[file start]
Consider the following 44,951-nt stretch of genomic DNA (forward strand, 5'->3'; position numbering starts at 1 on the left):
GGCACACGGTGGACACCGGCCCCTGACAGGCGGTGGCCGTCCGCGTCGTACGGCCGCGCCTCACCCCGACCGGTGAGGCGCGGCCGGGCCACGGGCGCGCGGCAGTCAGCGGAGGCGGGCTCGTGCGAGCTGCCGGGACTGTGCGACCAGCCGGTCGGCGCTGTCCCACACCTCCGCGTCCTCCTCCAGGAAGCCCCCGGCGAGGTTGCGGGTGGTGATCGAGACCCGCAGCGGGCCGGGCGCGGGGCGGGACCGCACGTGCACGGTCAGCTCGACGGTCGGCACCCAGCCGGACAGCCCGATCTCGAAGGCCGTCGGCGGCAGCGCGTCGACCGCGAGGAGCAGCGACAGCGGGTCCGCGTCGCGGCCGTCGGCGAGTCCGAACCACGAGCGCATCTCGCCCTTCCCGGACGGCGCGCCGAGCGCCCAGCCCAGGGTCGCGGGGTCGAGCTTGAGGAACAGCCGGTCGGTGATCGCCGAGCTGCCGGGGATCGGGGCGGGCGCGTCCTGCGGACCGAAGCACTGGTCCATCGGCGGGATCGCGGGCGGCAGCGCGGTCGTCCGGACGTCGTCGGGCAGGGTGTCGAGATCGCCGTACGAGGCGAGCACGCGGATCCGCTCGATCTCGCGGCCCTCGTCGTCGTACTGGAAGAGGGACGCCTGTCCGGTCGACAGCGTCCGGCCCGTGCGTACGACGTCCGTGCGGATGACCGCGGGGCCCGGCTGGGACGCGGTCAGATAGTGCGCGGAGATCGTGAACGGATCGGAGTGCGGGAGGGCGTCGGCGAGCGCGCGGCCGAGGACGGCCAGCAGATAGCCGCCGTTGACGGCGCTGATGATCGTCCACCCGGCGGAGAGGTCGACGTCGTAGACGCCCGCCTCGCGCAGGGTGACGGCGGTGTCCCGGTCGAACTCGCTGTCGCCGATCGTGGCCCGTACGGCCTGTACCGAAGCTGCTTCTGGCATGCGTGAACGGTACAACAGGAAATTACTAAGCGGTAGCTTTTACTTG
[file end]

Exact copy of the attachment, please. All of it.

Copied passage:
Consider the following 44,951-nt stretch of genomic DNA (forward strand, 5'->3'; position numbering starts at 1 on the left):
GGCACACGGTGGACACCGGCCCCTGACAGGCGGTGGCCGTCCGCGTCGTACGGCCGCGCCTCACCCCGACCGGTGAGGCGCGGCCGGGCCACGGGCGCGCGGCAGTCAGCGGAGGCGGGCTCGTGCGAGCTGCCGGGACTGTGCGACCAGCCGGTCGGCGCTGTCCCACACCTCCGCGTCCTCCTCCAGGAAGCCCCCGGCGAGGTTGCGGGTGGTGATCGAGACCCGCAGCGGGCCGGGCGCGGGGCGGGACCGCACGTGCACGGTCAGCTCGACGGTCGGCACCCAGCCGGACAGCCCGATCTCGAAGGCCGTCGGCGGCAGCGCGTCGACCGCGAGGAGCAGCGACAGCGGGTCCGCGTCGCGGCCGTCGGCGAGTCCGAACCACGAGCGCATCTCGCCCTTCCCGGACGGCGCGCCGAGCGCCCAGCCCAGGGTCGCGGGGTCGAGCTTGAGGAACAGCCGGTCGGTGATCGCCGAGCTGCCGGGGATCGGGGCGGGCGCGTCCTGCGGACCGAAGCACTGGTCCATCGGCGGGATCGCGGGCGGCAGCGCGGTCGTCCGGACGTCGTCGGGCAGGGTGTCGAGATCGCCGTACGAGGCGAGCACGCGGATCCGCTCGATCTCGCGGCCCTCGTCGTCGTACTGGAAGAGGGACGCCTGTCCGGTCGACAGCGTCCGGCCCGTGCGTACGACGTCCGTGCGGATGACCGCGGGGCCCGGCTGGGACGCGGTCAGATAGTGCGCGGAGATCGTGAACGGATCGGAGTGCGGGAGGGCGTCGGCGAGCGCGCGGCCGAGGACGGCCAGCAGATAGCCGCCGTTGACGGCGCTGATGATCGTCCACCCGGCGGAGAGGTCGACGTCGTAGACGCCCGCCTCGCGCAGGGTGACGGCGGTGTCCCGGTCGAACTCGCTGTCGCCGATCGTGGCCCGTACGGCCTGTACCGAAGCTGCTTCTGGCATGCGTGAACGGTACAACAGGAAATTACTAAGCGGTAGCTTTTACTTG